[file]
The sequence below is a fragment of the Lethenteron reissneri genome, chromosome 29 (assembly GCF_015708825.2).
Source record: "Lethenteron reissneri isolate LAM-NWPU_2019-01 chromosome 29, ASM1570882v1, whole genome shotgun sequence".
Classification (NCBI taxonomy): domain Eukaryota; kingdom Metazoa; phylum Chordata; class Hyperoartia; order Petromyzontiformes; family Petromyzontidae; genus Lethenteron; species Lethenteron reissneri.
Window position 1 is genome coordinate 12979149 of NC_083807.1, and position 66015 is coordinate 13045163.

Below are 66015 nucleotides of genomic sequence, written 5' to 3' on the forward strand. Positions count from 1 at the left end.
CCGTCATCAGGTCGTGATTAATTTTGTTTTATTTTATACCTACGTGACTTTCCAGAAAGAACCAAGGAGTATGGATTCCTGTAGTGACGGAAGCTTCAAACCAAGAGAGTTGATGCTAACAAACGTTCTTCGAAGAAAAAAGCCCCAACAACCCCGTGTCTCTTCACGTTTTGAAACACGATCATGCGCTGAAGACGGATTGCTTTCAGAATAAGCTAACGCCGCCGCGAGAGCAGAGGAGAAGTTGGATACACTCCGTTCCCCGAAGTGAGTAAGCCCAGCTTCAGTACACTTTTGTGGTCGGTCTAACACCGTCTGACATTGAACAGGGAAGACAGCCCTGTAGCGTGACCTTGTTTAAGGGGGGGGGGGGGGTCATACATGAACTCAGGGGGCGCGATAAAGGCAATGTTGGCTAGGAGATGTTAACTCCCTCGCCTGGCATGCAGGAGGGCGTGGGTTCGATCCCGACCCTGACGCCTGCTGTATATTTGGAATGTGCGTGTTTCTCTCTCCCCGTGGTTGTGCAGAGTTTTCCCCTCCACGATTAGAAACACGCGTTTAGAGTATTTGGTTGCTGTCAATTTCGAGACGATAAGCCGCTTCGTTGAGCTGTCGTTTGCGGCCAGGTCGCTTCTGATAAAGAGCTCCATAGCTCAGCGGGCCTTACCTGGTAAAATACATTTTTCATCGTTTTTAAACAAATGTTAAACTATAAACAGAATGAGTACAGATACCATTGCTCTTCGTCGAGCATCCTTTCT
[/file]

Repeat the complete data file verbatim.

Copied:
The sequence below is a fragment of the Lethenteron reissneri genome, chromosome 29 (assembly GCF_015708825.2).
Source record: "Lethenteron reissneri isolate LAM-NWPU_2019-01 chromosome 29, ASM1570882v1, whole genome shotgun sequence".
Classification (NCBI taxonomy): domain Eukaryota; kingdom Metazoa; phylum Chordata; class Hyperoartia; order Petromyzontiformes; family Petromyzontidae; genus Lethenteron; species Lethenteron reissneri.
Window position 1 is genome coordinate 12979149 of NC_083807.1, and position 66015 is coordinate 13045163.

Below are 66015 nucleotides of genomic sequence, written 5' to 3' on the forward strand. Positions count from 1 at the left end.
CCGTCATCAGGTCGTGATTAATTTTGTTTTATTTTATACCTACGTGACTTTCCAGAAAGAACCAAGGAGTATGGATTCCTGTAGTGACGGAAGCTTCAAACCAAGAGAGTTGATGCTAACAAACGTTCTTCGAAGAAAAAAGCCCCAACAACCCCGTGTCTCTTCACGTTTTGAAACACGATCATGCGCTGAAGACGGATTGCTTTCAGAATAAGCTAACGCCGCCGCGAGAGCAGAGGAGAAGTTGGATACACTCCGTTCCCCGAAGTGAGTAAGCCCAGCTTCAGTACACTTTTGTGGTCGGTCTAACACCGTCTGACATTGAACAGGGAAGACAGCCCTGTAGCGTGACCTTGTTTAAGGGGGGGGGGGGGGTCATACATGAACTCAGGGGGCGCGATAAAGGCAATGTTGGCTAGGAGATGTTAACTCCCTCGCCTGGCATGCAGGAGGGCGTGGGTTCGATCCCGACCCTGACGCCTGCTGTATATTTGGAATGTGCGTGTTTCTCTCTCCCCGTGGTTGTGCAGAGTTTTCCCCTCCACGATTAGAAACACGCGTTTAGAGTATTTGGTTGCTGTCAATTTCGAGACGATAAGCCGCTTCGTTGAGCTGTCGTTTGCGGCCAGGTCGCTTCTGATAAAGAGCTCCATAGCTCAGCGGGCCTTACCTGGTAAAATACATTTTTCATCGTTTTTAAACAAATGTTAAACTATAAACAGAATGAGTACAGATACCATTGCTCTTCGTCGAGCATCCTTTCT